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Category: Colour Inspiration

  1. Heels and Toes for Hand Knitted Socks

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    One of the delights of knitting socks is that they’re a great way to use skeins of wildly variegated yarns.

     bfl nylon sock heels and toes 1

    Most of a sock is made up of a tube that doesn’t change in width, so the colours can repeat in a pattern through the leg and the foot. If you want that pattern to continue uninterrupted then using a contrast colour for heels and toes is a great option.

     bfl nylon sock heels and toes 3

    These socks are knitted in our 4ply BFL nylon in the Dark Chocolate Tunnocks colourway with heels and toes in raspberry.

    These socks are knitted with 64 stitches in the round, so many patterns will tell you to work the short row heel over half that number. I find I get a much better fit if I add a few more stitches to the heel, so the heels in these socks are worked over 36 stitches rather than 32.

    If you’d like to give this a go here are some colour suggestions for you.

     bfl nylon sock heels and toes misty neons and yellow

    Misty neon and yellow

     bfl nylon sock heels and toes misty neons and hydrangea

    Misty neon and hydrangea

    bfl nylon sock heels and toes faded rainbow and pearl 

    Faded rainbow and pearl

     bfl nylon sock heels and toes faded rainbow and rose

    Faded rainbow and Rose

     bfl nylon sock heels and toes stormy sky and geranium

    Stormy sky and geranium

     bfl nylon sock heels and toes stormy sky and coal

    Stormy sky and black

     bfl nylon sock heels and toes 2

    The contrast in my socks was knitted with a 20 gram mini skein. Once the socks were done I wanted to check if I had enough yarn to work the ribs too. Casting on 64 stitches let me work 33 rounds of rib before I ran out of yarn. That means there’s plenty of yarn for 10 rounds of rib at the top of each sock without needing to play yarn chicken, even if you had a few more stitches on your needles.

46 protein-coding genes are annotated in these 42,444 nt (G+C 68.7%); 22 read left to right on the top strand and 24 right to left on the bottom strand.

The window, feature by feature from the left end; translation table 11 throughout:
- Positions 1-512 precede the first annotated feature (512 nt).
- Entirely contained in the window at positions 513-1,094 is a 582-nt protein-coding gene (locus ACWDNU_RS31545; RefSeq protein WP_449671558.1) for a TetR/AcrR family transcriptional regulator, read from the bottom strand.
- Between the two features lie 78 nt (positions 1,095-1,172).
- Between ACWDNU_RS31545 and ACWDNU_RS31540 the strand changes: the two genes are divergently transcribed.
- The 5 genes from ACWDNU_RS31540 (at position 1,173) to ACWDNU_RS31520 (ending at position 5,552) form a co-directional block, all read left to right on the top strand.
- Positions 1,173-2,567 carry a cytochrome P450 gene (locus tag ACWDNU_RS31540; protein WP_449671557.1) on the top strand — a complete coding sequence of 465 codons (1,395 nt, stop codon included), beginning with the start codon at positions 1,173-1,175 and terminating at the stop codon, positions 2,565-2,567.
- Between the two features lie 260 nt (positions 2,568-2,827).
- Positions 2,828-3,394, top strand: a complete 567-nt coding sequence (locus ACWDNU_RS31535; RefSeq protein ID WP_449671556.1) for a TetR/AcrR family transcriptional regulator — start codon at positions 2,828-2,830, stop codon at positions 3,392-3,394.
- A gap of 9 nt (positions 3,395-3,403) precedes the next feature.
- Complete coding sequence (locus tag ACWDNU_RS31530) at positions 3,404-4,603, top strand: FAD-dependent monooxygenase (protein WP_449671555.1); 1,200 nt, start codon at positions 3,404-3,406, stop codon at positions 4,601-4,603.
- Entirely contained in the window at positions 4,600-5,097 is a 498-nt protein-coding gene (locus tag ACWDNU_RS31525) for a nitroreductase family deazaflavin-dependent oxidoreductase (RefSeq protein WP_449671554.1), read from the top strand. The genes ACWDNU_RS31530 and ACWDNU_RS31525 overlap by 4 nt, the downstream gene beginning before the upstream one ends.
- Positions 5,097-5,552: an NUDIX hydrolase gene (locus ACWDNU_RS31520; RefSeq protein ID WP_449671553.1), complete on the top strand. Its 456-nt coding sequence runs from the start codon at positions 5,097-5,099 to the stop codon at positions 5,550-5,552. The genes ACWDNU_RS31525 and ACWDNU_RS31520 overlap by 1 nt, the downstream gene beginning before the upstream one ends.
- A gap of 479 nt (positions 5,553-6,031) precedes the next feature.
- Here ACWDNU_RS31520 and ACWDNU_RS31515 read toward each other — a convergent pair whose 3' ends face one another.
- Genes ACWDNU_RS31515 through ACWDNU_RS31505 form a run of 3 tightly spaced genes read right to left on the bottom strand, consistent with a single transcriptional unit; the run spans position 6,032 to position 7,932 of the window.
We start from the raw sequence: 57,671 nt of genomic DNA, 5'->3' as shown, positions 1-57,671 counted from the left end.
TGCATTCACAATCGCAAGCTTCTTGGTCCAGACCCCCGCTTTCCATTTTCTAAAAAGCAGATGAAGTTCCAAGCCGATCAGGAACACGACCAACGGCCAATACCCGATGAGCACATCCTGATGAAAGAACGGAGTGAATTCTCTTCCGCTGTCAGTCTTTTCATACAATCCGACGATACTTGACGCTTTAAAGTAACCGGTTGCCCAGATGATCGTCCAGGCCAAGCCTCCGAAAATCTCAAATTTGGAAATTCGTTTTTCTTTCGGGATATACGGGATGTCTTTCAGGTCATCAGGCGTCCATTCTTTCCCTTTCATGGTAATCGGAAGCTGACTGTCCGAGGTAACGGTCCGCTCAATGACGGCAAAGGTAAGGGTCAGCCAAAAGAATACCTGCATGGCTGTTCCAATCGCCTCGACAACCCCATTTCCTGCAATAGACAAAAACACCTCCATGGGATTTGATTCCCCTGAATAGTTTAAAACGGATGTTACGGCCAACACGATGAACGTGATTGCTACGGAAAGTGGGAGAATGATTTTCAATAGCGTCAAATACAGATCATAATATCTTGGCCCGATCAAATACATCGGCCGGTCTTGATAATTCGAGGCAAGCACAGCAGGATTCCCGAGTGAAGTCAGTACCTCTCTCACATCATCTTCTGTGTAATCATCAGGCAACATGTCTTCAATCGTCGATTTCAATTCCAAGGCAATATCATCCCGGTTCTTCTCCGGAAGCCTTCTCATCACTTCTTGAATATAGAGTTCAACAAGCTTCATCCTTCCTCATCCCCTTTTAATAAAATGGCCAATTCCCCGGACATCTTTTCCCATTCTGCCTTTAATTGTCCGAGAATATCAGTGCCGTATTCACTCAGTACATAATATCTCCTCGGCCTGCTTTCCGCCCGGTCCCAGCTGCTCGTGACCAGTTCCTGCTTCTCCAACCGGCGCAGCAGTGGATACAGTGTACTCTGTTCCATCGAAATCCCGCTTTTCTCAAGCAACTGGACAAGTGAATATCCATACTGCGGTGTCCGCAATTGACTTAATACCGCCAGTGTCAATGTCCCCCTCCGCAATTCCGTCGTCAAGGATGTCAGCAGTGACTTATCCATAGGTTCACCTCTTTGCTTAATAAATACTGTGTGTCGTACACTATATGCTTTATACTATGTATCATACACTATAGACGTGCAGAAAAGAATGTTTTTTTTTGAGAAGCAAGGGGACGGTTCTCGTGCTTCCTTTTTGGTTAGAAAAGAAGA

Happy sock knitting.

    Take me to the sock yarn.

  2. Yarn Substitution - Moonbroch Linen Stitch Cowl

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    When we added Moonbroch to our yarn range we thought it might work well as a substitute for 4ply or fingering in some patterns. That might seem a little strange as a fluffy laceweight yarn and a smooth 4ply don’t seem to have all that much in common.

    moonbroch-rainbow-mohair-silk-haze-hand-dyed-yarn-indie-uk-yorkshire

    The fluffy fuzzy halo of mohair which surrounds the silk core is the thing that makes this substitution work. That fluff helps to hold space, and that gives the fabric a gorgeous structure.

    moonbroch Rainbow kid mohair silk linen stitch knitted cowl 1

    moonbroch Rainbow kid mohair silk linen stitch knitted cowl 4

    When we knew we were adding muticolours back to the range we wanted to do something to show these off, and we turned to the Double Rainbow Linen Stitch Cowl.

    moonbroch Rainbow kid mohair silk linen stitch knitted cowl 2

    moonbroch Rainbow kid mohair silk linen stitch knitted cowl 5

    Using a multi-coloured yarn with dark, almost black sections and a black contrast yarn (BFL, silk and alpaca) allows the rainbow sections to really pop.

    moonbroch Rainbow kid mohair silk linen stitch knitted cowl 3

    moonbroch Rainbow kid mohair silk linen stitch knitted cowl 6

    This would also be stunning with a paler contrast colour – so where you see black between the bands of rainbow you’d see the black in the Moonbroch yarn.

    moonbroch Rainbow kid mohair silk linen stitch knitted cowl 7

     

    You can find this pattern in Knit The Rainbow, and it's also available as a single pattern from Ravelry.